Goods & Services Tax (GST) is now Law in Malaysia and to be formally known as “Goods And Services Tax Act 2014”.
Malaysian Goods and Services Tax Act 2014 has been gazetted on 19 June 2014.
GST will be implemented on 1 April 2015 and the standard rate of GST is fixed at 6%. Certain essential goods will be exempted from GST.
Companies and businesses with yearly sales of more than RM500,000 are required to charge 6% GST on all goods sold or services provided to their customers. Certain industries are exempted from applying GST.
Please click here to download full version of Goods And Services Tax Act 2014
Borneo Post (22 June 2014): Adoption of GST Bill
MORE lawmakers voted for rather than against a new bill on the proposed introduction of a six per cent Goods and Services Tax (GST) in the country – with a total of 119 MPs in favour and another 81 against.
The tabling and passing of the GST Bill was in line with Putrajaya’s aim to implement the Goods and Services Tax by April 1, 2015, as a replacement for the current Sales and Service Tax.
The Finance Ministry said GST is necessary “to avoid over-reliance on taxes from oil revenue, personal income tax and diversity on other incomes.”
The Ministry added that before the Bill was tabled (and passed), the effects of GTS had been meticulously scrutinised to ensure its efficacy and effectiveness. While the starting rate is six per cent, there is as yet no official confirmation it will stay permanently at that level.
Since GST is a new concept to both Malaysian businesses and consumers alike, some confusion as to its implementation is only to be expected.
Economists say for proper implementation, conversion of the billing system and restructuring of the payment method is essential to ensure transparency.
Under the Bill, all businesses with annual sales turnover of RM500,000 and above are liable to be registered under GST whereas businesses with an annual sales turnover of less than this amount are not.
In many countries, GST is known as value added tax (VAT) as well as a multi-stage consumption tax on goods and services. As such, tax will be imposed “on the supply of goods and services at each stage of the supply chain from the supplier up to the retail stage of the distribution.”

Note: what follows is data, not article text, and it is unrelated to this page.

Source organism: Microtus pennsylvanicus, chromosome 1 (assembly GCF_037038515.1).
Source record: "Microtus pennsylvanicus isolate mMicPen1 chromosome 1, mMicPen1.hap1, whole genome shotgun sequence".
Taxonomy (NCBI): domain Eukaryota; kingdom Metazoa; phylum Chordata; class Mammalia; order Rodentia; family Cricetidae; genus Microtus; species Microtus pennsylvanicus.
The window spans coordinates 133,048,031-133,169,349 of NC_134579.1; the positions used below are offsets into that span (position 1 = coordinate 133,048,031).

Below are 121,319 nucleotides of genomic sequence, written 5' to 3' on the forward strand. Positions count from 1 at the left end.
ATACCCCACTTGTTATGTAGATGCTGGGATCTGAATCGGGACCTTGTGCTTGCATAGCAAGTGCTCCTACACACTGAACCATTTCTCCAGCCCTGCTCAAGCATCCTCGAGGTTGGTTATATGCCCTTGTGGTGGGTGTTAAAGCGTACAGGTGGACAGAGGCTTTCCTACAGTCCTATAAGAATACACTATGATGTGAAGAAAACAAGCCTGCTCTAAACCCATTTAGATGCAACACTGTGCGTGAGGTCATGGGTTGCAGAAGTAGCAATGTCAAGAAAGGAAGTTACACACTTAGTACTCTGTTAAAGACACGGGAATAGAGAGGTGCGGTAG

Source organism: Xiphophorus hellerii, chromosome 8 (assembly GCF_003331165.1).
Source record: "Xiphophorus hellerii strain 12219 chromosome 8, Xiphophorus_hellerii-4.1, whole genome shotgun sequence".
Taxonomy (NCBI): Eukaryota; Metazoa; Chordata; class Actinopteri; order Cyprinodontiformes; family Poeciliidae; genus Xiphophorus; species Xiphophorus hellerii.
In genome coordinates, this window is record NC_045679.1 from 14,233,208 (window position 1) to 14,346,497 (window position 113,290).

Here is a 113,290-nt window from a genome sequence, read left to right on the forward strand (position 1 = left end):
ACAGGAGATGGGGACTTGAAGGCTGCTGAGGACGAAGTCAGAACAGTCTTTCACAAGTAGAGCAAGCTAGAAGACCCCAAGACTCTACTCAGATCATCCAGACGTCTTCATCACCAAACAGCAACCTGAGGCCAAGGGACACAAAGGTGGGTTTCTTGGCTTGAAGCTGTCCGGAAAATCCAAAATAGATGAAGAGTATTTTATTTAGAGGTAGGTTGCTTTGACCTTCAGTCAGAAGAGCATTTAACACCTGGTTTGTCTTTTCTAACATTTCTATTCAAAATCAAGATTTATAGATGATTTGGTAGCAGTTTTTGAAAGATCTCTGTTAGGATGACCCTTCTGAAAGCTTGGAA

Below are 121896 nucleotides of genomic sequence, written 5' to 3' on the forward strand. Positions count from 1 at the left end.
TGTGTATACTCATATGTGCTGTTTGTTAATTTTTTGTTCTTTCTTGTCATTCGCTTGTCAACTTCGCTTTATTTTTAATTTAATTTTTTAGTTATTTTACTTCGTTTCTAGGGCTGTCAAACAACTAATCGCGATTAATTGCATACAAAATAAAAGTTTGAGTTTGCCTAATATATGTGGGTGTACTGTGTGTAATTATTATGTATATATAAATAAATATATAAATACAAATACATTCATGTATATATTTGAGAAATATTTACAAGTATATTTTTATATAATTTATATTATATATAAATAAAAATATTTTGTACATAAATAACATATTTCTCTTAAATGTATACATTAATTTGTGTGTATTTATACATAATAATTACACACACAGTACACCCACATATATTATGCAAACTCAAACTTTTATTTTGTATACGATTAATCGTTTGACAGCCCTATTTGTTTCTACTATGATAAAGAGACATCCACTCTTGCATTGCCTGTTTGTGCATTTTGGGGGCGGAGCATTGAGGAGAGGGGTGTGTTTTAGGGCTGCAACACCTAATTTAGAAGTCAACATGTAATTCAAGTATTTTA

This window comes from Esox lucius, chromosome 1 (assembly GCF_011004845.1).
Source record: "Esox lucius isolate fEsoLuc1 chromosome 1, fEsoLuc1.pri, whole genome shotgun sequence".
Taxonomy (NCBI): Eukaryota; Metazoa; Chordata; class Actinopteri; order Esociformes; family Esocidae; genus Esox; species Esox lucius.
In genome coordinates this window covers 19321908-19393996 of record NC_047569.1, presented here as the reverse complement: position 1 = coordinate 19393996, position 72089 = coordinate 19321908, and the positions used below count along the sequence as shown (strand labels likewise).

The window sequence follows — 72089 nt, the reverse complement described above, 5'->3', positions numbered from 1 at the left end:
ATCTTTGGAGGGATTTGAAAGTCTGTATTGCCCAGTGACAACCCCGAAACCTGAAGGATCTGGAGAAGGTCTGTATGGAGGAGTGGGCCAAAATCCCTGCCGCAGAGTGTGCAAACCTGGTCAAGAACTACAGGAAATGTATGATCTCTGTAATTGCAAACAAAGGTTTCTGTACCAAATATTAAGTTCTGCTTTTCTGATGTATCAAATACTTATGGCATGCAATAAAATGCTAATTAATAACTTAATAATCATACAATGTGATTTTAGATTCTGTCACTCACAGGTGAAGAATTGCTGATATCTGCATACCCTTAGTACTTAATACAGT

The government is broaching the imposition of GST with caution as it does not want consumers to be burdened by higher costs. In consequence, the tax will be exempted from the bread and butter essentials of the ordinary man in the street.
These include items such as unprocessed meat, cooking oil, sugar and essential services like public transportation, electricity, education, healthcare, toll, financial transactions and life insurance.
Ninety per cent of the world’s populations are exposed to GST, including China, Indonesia, Thailand, Singapore and India.
GST is introduced in Malaysia as part of the tax reform initiative to improve the existing taxation system. With proper implementation, it will serve as a “more effective, transparent and business-friendly system.”
Read more at Borneopost Online.
TheSunDaily (21 June 2014): GST will allow govt to consider requests of civil servants
The increase in revenue from the implementation of the Goods and Services Tax (GST) will enable the government to consider numerous demands, including increase in allowances of civil servants.
Prime Minister Datuk Seri Najib Abdul Razak said the government needed new additional revenue to meet the demands, and a more transparent and efficient GST system can boost government revenue.
“If the president of Cuepacs (Congress of Unions of Employees in the Public and Civil Services) wants the allowances to be increased, as the Finance Minister, I must look for additional revenue, before I can consider the demands.
“We cannot borrow money from financial institutions such as the World Bank to pay salary, allowances, it is a recipe for economic disaster,” he said in his speech at the 2014 Workers Day gathering at the Melaka International Trade Centre here, today.
He said the rationale for the implementation of the GST must be understood by every strata of society as a system which would be beneficial to the nation and the people.
Najib also stressed that the implementation of the GST was not to burden the people but to strengthen the national revenue which would then be distributed back to them.
“Not all (taxes on) goods will go up, not all (taxes on) services will go up (because of GST) many basic services items will be exempted from GST. This is what we should understand,” he said.
Read more at TheSunDaily